The potential limitations of this study were the calculations that were based on published evidence. The prevalence rate may not reflect the actual rate, because many PID cases are undiagnosed and, even if diagnosed correctly, not published. Furthermore, reporting bias possibly existed, where certain diagnoses were reported more than others. This bias could explain why the most common PID diagnoses in this systematic review were severe combined immunodeficiencies rather than primary antibody defects, which are more prevalent in patient registry databases worldwide. Furthermore, only two adult patients were reported, and only three Common Variable Immunodeficiency cases were published, thereby emphasizing that the lack of clinical immunologists to take care of adult patients may be a major contributing factor for low adult PID cases diagnosed or not reported.
Therefore, a national PID registry database must be urgently established in Malaysia. Inter-collaboration between various agencies is the manner to move forward in terms of improving access to early diagnosis and treatment of PIDs in Malaysia.
The prevalence of PID is lower in Malaysia than in other geographical regions. The comparison of PID prevalence between countries may be misleading due to various case-finding strategies. Efforts should be geared toward setting up a national PID patient registry database in Malaysia.
Data Availability Statement
The datasets presented in this study can be found in online repositories. The names of the repository/repositories and accession number(s) can be found in the article/Supplementary Material.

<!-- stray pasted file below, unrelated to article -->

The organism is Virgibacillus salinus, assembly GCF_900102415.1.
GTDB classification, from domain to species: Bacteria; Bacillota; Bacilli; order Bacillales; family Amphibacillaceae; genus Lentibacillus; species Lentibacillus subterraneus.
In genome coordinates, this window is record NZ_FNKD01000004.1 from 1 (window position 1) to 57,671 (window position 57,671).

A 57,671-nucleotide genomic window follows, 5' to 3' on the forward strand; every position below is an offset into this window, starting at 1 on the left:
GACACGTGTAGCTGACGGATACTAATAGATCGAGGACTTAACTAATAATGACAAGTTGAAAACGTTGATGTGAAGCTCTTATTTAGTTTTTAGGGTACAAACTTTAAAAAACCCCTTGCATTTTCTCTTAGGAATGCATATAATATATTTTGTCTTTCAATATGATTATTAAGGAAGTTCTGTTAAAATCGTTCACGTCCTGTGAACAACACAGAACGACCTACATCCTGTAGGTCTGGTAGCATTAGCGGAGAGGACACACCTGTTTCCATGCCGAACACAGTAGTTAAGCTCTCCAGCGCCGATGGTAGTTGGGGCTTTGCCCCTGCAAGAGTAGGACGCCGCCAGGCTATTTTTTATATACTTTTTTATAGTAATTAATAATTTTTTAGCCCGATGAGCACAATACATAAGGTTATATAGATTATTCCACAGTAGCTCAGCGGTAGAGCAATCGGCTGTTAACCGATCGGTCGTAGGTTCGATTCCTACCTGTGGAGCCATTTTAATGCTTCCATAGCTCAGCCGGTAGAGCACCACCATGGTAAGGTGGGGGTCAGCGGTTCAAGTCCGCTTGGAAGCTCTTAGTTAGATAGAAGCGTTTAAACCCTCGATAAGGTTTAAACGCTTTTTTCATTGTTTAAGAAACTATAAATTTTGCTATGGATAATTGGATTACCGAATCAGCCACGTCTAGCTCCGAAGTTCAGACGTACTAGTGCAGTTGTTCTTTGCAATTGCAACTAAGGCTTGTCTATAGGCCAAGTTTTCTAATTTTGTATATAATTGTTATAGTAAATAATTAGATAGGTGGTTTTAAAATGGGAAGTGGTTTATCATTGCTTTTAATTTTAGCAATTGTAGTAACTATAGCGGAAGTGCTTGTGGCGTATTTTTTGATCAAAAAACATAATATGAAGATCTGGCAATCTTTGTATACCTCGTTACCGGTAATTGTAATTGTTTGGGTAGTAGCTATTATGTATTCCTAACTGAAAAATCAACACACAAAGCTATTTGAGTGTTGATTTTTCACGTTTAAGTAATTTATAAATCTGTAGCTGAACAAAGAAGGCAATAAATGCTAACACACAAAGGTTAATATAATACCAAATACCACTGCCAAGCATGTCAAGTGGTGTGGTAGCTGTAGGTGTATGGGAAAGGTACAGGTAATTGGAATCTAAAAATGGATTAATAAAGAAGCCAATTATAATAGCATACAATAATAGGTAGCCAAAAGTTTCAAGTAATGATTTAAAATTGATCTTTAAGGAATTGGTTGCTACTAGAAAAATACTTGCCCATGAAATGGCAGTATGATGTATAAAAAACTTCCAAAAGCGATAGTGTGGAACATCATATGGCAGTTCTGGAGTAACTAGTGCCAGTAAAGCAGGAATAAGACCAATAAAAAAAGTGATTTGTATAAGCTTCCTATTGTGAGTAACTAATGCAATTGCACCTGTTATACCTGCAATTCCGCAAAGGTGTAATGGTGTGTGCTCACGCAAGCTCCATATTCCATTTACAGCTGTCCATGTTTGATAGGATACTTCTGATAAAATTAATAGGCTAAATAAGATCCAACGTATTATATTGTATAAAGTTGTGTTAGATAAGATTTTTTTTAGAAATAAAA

NA, IH, and ZZ performed the literature search, reviewed the title, and abstracts independently and conducted the stratifications. IA and NA conducted the data extraction of relevant studies. Any disagreements/clarifications were confirmed with AG. The prevalence rates were calculated by EM. IA wrote the first draft of the manuscript. All authors designed the study. All authors critically reviewed the literature search and revised the manuscript. All authors read and approved the final version of the manuscript.
Grant Agencies: Universiti Sains Malaysia Grant Name: USM 2020 Initiatives (Project 19) Grant Number: 311.CIPPT.411919.
Conflict of Interest
The authors declare that the research was conducted in the absence of any commercial or financial relationships that could be construed as a potential conflict of interest.
The authors wish to acknowledge USM for the financial and moral support in PID service empowerment through the USM 2020 Initiatives (Project 19) (USM: 311.CIPPT.411919), Puan Noraida Hassan (Librarian, Hamdan Tahir Library, USM) for assistance in conducting the database searches and thank all the original authors that responded and supplied the manuscript with more details.
The Supplementary Material for this article can be found online at: https://www.frontiersin.org/articles/10.3389/fimmu.2020.01923/full#supplementary-material
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Keywords: primary immunodeficiency, inborn error of immunity, epidemiology, prevalence, Malaysia
Citation: Abd Hamid IJ, Azman NA, Gennery AR, Mangantig E, Hashim IF and Zainudeen ZT (2020) Systematic Review of Primary Immunodeficiency Diseases in Malaysia: 1979–2020. Front. Immunol. 11:1923. doi: 10.3389/fimmu.2020.01923
Received: 22 May 2020; Accepted: 17 July 2020;
Published: 26 August 2020.
Edited by:Waleed Al-Herz, Kuwait University, Kuwait
Reviewed by:Antonio Condino-Neto, University of São Paulo, Brazil
Nizar Mahlaoui, Assistance Publique Hopitaux De Paris, France
Copyright © 2020 Abd Hamid, Azman, Gennery, Mangantig, Hashim and Zainudeen. This is an open-access article distributed under the terms of the Creative Commons Attribution License (CC BY). The use, distribution or reproduction in other forums is permitted, provided the original author(s) and the copyright owner(s) are credited and that the original publication in this journal is cited, in accordance with accepted academic practice. No use, distribution or reproduction is permitted which does not comply with these terms.
*Correspondence: Intan Juliana Abd Hamid, firstname.lastname@example.org